ALWAYS in search of an ultimate truth, I’m rarely one to admit that everything is relative. When it comes to shorelines and the age of ‘wave cut platforms’, however, there is no escaping it … the relativism.
The sea and the climate are modelling our coastline as a sculptor might work a piece of clay … except over a longer time frame, and the shoreline is made of materials that are much tougher and much less consistent than clay. I’m specifically referring to the coastal sandstones, and also the granites, and even the igneous intrusions (from past volcanoes), along the coastal track from Main Beach at Noosa Heads to Hell’s Gates in Noosa National Park.
Geological time can be thought of in terms of the last few thousand years, the last few 100 thousand years, and also in terms of millions of years.
Over these periods sea levels along the east coast of Australia have risen, and fallen, and risen again. The factors causing the change in sea level over these time periods can be understood in terms of the varying orbits, tilts and wobbles of the Earth around the Sun, and also the varying levels of radiation emitted from the Sun. There are other factors. For example, varying declination of the moon may cause a 18.6 year pattern in sea levels. But this is unlikely to leave a mark on the shoreline … unless there are corals, as I will discuss at the Maroochydore Surf Lifesaving Club this Sunday*.
If you are coming on Sunday, please book here: https://www.trybooking.com/book/event?eid=520591
Waves pound at cliff faces. Sometimes until they are cut back to sea level.
So, along the east coast of Australia – along the path I often walk from Hasting Street/Main beach to Hell’s Gates – and back, I find what are called by geologists ‘wave cut platforms’.
These ‘wave cut platforms’ exist where the sea has cut into the cliff face, creating a flat area that we would expect to be at sea level.
Well … we would expect the wave cut platform to be at sea level only if sea levels did not change.
If sea levels are rising then these platforms should be underwater.
The potholes in the rock platform to the north of Tea Tree Bay are above the high tide mark. These holes in the sandstone are thought to be formed from boulders working as grinding stones in the surf, as explained in the comments thread of a previous blog post.
Mostly, I see wave cut platforms above sea level. Yet, the east coast of Australia is often defined by geologists as a “relatively young sea-coast” — for example in W.J. Dakin’s book entitled ‘Australian Seashores’.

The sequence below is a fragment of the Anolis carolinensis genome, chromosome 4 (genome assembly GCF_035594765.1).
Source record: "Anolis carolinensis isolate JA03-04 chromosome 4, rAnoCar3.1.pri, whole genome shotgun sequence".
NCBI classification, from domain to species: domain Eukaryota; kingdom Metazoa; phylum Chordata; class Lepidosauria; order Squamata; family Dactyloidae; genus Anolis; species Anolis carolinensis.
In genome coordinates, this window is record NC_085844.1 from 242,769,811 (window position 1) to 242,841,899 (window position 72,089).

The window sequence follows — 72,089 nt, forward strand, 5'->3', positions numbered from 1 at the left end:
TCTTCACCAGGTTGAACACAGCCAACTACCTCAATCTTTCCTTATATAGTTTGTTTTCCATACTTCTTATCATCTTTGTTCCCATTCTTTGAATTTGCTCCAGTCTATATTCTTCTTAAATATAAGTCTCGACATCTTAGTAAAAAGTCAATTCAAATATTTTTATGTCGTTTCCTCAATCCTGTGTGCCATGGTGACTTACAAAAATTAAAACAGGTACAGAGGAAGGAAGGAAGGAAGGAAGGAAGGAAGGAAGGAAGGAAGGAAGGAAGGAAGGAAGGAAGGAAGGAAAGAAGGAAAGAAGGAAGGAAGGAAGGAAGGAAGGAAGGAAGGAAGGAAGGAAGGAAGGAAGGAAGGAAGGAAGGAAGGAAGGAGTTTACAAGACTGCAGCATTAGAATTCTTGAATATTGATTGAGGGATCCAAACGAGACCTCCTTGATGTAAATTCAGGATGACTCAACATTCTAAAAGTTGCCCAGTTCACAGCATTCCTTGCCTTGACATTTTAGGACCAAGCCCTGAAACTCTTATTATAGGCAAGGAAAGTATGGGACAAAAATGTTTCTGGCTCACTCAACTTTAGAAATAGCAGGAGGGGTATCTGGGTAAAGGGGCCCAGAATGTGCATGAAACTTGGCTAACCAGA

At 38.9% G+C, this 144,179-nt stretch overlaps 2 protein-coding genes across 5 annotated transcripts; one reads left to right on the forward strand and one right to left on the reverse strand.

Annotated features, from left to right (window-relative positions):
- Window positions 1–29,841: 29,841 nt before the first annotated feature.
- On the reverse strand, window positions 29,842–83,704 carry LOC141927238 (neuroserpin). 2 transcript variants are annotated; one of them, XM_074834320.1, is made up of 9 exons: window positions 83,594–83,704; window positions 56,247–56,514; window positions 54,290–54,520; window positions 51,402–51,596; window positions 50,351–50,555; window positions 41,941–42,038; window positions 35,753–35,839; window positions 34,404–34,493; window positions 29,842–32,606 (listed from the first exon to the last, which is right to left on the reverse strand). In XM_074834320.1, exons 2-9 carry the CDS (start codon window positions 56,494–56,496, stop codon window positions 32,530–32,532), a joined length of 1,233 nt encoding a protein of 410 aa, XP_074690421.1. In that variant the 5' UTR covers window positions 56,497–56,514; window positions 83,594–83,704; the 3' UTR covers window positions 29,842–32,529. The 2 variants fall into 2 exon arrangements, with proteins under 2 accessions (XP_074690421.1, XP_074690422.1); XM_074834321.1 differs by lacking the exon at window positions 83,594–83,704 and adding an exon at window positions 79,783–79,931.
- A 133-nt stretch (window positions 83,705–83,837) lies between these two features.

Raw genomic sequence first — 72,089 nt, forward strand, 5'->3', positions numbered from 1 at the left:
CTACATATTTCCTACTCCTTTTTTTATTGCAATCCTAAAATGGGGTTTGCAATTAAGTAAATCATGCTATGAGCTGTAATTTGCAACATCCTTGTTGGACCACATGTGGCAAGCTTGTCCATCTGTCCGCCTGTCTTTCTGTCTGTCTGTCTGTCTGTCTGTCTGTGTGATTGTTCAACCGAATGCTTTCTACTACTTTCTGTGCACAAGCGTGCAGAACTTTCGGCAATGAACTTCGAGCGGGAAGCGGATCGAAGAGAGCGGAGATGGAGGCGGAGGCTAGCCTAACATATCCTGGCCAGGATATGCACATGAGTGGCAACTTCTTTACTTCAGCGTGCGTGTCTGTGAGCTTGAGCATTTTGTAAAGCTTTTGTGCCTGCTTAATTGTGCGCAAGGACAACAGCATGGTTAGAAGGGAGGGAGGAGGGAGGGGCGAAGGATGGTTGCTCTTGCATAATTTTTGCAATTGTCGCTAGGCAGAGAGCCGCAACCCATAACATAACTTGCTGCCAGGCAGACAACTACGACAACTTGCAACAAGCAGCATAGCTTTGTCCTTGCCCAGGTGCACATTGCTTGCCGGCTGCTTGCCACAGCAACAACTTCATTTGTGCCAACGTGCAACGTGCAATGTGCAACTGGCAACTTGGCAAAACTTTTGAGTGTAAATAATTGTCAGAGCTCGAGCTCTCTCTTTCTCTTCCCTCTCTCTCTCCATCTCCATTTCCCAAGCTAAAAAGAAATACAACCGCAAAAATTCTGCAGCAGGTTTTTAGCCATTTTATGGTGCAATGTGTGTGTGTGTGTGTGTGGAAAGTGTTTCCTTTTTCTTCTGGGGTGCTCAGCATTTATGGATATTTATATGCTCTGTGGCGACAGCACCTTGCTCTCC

Where there are rock platforms that are well defined, yet a couple of metres or so above the highest tides, is this perhaps evidence that sea levels have fallen relatively recently. But exactly when?
This blog post is partly a shout-out to knowledgeable geologists …
Considering the coastline in these pictures taken from my new drone (called Skido):
1. When are the sandstone platforms likely to have been cut by the waves?
2. Would the rock platform with the pot holes have been cut during the last inter-glacial period from perhaps 140,000 to 120,000 years ago?
3. Is there any evidence of the more recent Holocene high-stand, which I understand to have been about 6,000 years?
I understand that sea levels were about 2 metres higher 120,000 years ago, and about 1.5 metres higher 6,000 years ago?
According to Warwick Willmott’s book entitled ‘Rocks and Landscapes of the Sunshine Coast’ the headlands of Noosa, Coolum and Point Cartwright were islands during the last inter-glacial.
In between this last-interglacial and the beginning of the Holocene (some 11,600 years ago) we had a fall in the sea level of about 150 metres along the Sunshine Coast – I’m quoting again from Warwick Willmott.
I should like to take some photographs of the underwater platforms that are evidence of the 150 metre fall in sea level. So, how far off the coast will I need to send my drone?
UPDATE 11 JUNE 2019
I’ve walked over these potholes at high tide, and was sure the surf didn’t get that far … but I had to check, and get some photographs to be sure. So, I went this afternoon for what was a relatively high tide of 2.0 metres at 4.30pm. The highest for this year was 2.32 metres on 22nd January. The second highest will be on 1st August at 2.27 metres.
Anyway, following are three photographs (from today on the highest tide) to provide additional perspective.
A photograph of the pot holes, on the very high tide today, 11th July 2019./caption]
*I shall be showing these photographs of rocky landscapes, and many more of corals, at the Maroochydore Surf Lifesaving Club this Sunday (14th July) at 2pm. Coral can give us an indication of sea level fall over much shorter time frames, for example, since 1950 as I will show on Sunday.
Everyone is welcome at the surf club, entry is $10, please register online here. The instructions are to go to Level 3, which is the Conference Room. The address is 36 Alexander Parade, Maroochydore. I’m told the $10 includes afternoon tea!